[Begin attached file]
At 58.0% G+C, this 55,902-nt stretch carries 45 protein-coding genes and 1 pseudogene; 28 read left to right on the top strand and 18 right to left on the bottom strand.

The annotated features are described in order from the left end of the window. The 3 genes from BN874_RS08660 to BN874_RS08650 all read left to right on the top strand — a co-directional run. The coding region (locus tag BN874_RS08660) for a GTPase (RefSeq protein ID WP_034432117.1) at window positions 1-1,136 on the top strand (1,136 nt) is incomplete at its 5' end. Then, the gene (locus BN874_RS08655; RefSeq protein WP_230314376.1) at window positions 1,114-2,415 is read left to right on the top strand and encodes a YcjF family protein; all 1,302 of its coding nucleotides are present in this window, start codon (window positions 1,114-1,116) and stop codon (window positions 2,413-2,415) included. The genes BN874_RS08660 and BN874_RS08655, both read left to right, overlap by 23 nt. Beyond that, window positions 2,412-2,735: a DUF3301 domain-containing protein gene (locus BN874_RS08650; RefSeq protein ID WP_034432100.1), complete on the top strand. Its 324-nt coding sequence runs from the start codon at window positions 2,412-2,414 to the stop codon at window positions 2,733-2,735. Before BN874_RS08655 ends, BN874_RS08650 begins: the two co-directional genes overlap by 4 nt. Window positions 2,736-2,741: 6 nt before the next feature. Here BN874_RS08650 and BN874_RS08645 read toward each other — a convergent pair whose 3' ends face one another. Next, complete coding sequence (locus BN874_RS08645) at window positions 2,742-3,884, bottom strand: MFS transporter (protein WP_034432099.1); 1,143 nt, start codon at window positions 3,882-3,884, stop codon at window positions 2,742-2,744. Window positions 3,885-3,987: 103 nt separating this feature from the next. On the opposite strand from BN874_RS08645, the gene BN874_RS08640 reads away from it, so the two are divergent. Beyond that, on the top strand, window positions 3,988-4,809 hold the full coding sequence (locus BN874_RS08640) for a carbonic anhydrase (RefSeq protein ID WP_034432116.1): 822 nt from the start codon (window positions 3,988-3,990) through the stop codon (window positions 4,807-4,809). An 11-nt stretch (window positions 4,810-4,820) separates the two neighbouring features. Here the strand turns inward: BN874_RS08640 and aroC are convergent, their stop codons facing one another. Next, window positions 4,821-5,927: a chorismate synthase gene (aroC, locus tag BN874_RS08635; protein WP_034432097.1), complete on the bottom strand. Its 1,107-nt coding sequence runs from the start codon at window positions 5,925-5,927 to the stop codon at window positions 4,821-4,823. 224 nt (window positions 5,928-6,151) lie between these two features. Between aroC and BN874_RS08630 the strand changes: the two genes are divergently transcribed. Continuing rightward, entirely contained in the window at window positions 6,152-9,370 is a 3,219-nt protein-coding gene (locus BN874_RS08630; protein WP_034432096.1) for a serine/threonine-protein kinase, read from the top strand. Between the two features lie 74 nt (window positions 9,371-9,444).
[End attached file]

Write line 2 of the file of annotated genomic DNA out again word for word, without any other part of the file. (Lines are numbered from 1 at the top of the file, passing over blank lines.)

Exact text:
The annotated features are described in order from the left end of the window. The 3 genes from BN874_RS08660 to BN874_RS08650 all read left to right on the top strand — a co-directional run. The coding region (locus tag BN874_RS08660) for a GTPase (RefSeq protein ID WP_034432117.1) at window positions 1-1,136 on the top strand (1,136 nt) is incomplete at its 5' end. Then, the gene (locus BN874_RS08655; RefSeq protein WP_230314376.1) at window positions 1,114-2,415 is read left to right on the top strand and encodes a YcjF family protein; all 1,302 of its coding nucleotides are present in this window, start codon (window positions 1,114-1,116) and stop codon (window positions 2,413-2,415) included. The genes BN874_RS08660 and BN874_RS08655, both read left to right, overlap by 23 nt. Beyond that, window positions 2,412-2,735: a DUF3301 domain-containing protein gene (locus BN874_RS08650; RefSeq protein ID WP_034432100.1), complete on the top strand. Its 324-nt coding sequence runs from the start codon at window positions 2,412-2,414 to the stop codon at window positions 2,733-2,735. Before BN874_RS08655 ends, BN874_RS08650 begins: the two co-directional genes overlap by 4 nt. Window positions 2,736-2,741: 6 nt before the next feature. Here BN874_RS08650 and BN874_RS08645 read toward each other — a convergent pair whose 3' ends face one another. Next, complete coding sequence (locus BN874_RS08645) at window positions 2,742-3,884, bottom strand: MFS transporter (protein WP_034432099.1); 1,143 nt, start codon at window positions 3,882-3,884, stop codon at window positions 2,742-2,744. Window positions 3,885-3,987: 103 nt separating this feature from the next. On the opposite strand from BN874_RS08645, the gene BN874_RS08640 reads away from it, so the two are divergent. Beyond that, on the top strand, window positions 3,988-4,809 hold the full coding sequence (locus BN874_RS08640) for a carbonic anhydrase (RefSeq protein ID WP_034432116.1): 822 nt from the start codon (window positions 3,988-3,990) through the stop codon (window positions 4,807-4,809). An 11-nt stretch (window positions 4,810-4,820) separates the two neighbouring features. Here the strand turns inward: BN874_RS08640 and aroC are convergent, their stop codons facing one another. Next, window positions 4,821-5,927: a chorismate synthase gene (aroC, locus tag BN874_RS08635; protein WP_034432097.1), complete on the bottom strand. Its 1,107-nt coding sequence runs from the start codon at window positions 5,925-5,927 to the stop codon at window positions 4,821-4,823. 224 nt (window positions 5,928-6,151) lie between these two features. Between aroC and BN874_RS08630 the strand changes: the two genes are divergently transcribed. Continuing rightward, entirely contained in the window at window positions 6,152-9,370 is a 3,219-nt protein-coding gene (locus BN874_RS08630; protein WP_034432096.1) for a serine/threonine-protein kinase, read from the top strand. Between the two features lie 74 nt (window positions 9,371-9,444).